4) They can provide insights into disease mechanisms: Studying disease models in animals can provide valuable insights into the underlying mechanisms of a particular disease. This information can then be used to develop new treatments or improve existing ones.
5) Reduces the need for human testing: Using animal disease models reduces the need for human testing, which can be time-consuming, expensive, and ethically challenging. However, it is important to note that animal models are not perfect substitutes for human subjects, and results obtained from animal studies may not always translate to humans.
6) They can be used to study infectious diseases: Animal disease models can be used to study infectious diseases such as HIV, TB, and malaria. These models allow researchers to understand how the disease is transmitted, how it progresses, and how it responds to treatment.
7) They can be used to study complex diseases: Animal disease models can be used to study complex diseases such as cancer, diabetes, and heart disease. These models allow researchers to understand the underlying mechanisms of the disease and test potential treatments.
8) They are cost-effective: Animal disease models are often less expensive than human clinical trials, making them a cost-effective way to conduct research.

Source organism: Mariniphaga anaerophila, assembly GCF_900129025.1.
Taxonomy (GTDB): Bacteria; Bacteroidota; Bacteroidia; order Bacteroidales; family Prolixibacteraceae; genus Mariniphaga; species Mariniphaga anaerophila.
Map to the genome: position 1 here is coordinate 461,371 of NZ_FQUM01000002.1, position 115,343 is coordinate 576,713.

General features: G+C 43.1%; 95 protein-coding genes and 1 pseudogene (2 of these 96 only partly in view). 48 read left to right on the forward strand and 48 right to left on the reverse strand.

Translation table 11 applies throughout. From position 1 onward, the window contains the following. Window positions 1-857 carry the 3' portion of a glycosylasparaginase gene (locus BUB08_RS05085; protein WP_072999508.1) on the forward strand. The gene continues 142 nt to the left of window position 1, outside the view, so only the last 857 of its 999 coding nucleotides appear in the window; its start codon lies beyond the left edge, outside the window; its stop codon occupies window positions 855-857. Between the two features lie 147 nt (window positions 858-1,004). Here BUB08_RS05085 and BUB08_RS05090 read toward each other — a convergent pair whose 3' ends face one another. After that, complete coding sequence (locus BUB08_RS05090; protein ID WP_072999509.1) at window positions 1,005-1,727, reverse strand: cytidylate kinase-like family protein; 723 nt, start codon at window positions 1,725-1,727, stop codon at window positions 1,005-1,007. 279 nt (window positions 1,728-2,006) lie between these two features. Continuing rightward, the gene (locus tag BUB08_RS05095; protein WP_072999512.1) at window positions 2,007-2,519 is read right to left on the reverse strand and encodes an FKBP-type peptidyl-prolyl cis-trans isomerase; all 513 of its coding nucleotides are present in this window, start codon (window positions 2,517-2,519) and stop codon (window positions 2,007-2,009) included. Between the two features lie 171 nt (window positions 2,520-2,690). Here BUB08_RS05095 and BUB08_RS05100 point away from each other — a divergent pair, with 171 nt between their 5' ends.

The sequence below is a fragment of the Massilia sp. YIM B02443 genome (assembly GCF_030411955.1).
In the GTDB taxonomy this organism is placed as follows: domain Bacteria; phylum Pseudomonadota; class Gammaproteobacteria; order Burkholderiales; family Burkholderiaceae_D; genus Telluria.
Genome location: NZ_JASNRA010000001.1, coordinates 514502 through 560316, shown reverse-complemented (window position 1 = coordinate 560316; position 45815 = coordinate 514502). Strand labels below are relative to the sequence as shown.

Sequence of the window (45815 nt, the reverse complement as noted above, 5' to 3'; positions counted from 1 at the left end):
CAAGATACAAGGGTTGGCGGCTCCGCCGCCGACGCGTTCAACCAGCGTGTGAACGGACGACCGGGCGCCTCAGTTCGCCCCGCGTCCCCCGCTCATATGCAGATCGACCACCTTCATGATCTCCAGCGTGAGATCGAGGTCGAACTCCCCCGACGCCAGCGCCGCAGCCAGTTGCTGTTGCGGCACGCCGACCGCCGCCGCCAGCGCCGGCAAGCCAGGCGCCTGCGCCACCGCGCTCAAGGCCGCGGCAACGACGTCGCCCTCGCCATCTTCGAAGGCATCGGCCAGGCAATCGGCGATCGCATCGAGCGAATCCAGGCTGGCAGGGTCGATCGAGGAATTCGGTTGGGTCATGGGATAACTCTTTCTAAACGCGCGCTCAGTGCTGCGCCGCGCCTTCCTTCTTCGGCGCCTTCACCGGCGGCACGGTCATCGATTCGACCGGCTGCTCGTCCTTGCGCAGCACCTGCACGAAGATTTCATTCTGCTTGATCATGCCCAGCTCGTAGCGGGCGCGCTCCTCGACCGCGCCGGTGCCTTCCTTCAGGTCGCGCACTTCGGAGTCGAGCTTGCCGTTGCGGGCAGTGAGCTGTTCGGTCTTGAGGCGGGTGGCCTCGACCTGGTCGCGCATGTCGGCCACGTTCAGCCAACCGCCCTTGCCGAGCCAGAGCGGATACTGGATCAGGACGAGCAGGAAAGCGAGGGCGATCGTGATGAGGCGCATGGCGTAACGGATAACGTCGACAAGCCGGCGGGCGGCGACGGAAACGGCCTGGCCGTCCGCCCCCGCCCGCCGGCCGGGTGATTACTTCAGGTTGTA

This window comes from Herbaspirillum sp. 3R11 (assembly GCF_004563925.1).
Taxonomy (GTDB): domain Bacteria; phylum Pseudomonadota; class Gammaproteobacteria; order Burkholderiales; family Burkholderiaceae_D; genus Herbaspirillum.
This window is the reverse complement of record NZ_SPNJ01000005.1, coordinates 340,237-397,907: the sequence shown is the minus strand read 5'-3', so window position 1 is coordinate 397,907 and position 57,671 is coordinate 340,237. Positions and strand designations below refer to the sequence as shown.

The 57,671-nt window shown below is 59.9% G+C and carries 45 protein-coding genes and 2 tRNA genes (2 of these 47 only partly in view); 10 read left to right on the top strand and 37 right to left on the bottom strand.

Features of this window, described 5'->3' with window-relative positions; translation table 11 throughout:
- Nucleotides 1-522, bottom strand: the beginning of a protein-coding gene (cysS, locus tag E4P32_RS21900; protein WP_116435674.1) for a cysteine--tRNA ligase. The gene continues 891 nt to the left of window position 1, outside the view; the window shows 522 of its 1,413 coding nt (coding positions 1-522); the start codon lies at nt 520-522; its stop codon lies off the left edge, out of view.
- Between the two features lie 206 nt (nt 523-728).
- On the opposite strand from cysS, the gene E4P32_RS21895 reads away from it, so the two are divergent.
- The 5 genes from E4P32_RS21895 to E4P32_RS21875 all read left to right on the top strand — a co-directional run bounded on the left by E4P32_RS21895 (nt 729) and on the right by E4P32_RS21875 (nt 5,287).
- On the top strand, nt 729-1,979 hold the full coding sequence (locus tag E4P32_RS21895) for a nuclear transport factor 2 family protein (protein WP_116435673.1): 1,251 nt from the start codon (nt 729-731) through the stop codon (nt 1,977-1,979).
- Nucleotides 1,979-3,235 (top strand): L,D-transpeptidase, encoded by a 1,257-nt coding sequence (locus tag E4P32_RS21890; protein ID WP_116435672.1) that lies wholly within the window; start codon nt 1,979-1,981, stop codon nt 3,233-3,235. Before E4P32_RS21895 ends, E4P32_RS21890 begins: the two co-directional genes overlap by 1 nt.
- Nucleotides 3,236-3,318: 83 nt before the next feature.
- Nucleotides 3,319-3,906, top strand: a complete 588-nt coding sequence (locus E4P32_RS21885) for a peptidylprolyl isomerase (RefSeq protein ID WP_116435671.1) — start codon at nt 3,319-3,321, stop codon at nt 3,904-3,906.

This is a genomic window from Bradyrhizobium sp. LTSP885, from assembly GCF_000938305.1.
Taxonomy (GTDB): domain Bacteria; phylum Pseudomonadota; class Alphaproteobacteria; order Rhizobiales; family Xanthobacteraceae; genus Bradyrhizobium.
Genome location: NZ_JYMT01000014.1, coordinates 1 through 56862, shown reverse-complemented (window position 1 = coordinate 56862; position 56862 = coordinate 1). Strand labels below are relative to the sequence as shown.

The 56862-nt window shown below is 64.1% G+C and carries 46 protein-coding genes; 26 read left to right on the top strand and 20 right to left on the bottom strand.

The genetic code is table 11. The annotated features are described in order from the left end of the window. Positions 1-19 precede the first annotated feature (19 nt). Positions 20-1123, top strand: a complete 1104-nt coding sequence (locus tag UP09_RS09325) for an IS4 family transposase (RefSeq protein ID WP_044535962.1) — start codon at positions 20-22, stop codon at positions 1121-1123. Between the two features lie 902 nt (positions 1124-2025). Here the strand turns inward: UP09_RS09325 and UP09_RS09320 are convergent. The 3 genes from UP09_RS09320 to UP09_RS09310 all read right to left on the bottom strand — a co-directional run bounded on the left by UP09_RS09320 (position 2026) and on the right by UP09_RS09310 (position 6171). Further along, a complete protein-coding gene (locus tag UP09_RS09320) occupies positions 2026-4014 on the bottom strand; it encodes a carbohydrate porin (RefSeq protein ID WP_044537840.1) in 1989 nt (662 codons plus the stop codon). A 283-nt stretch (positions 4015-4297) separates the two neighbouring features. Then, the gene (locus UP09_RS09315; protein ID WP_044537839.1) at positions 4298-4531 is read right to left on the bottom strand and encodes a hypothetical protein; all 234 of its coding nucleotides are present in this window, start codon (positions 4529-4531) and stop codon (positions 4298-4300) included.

9) They can be used to study drug delivery: Animal disease models can be used to study drug delivery and pharmacokinetics, which is important for developing new drugs and drug delivery systems.
10) They can be used to study aging: Animal disease models can be used to study the aging process and age-related diseases such as Alzheimer's and Parkinson's. This allows researchers to understand how aging contributes to disease and develop potential treatments.
There are different types of fractures that can occur in cartilage, including:
1. Fissure fractures: These are small cracks or splits in the cartilage.
2. Fracture-linear fractures: These are longer, more linear cracks in the cartilage.
3. Fracture-bucket handle fractures: These are fractures that have a central crack with two smaller cracks radiating from it, resembling a bucket handle.
4. Fracture-segmental fractures: These are fractures that involve the entire thickness of the cartilage and can be complete or incomplete.
Fractures, cartilage can be caused by a variety of factors, including trauma, sports injuries, degenerative conditions such as osteoarthritis, and systemic diseases such as rheumatoid arthritis. Symptoms of fractures, cartilage can include pain, stiffness, limited mobility, and locking or catching sensations in the affected joint.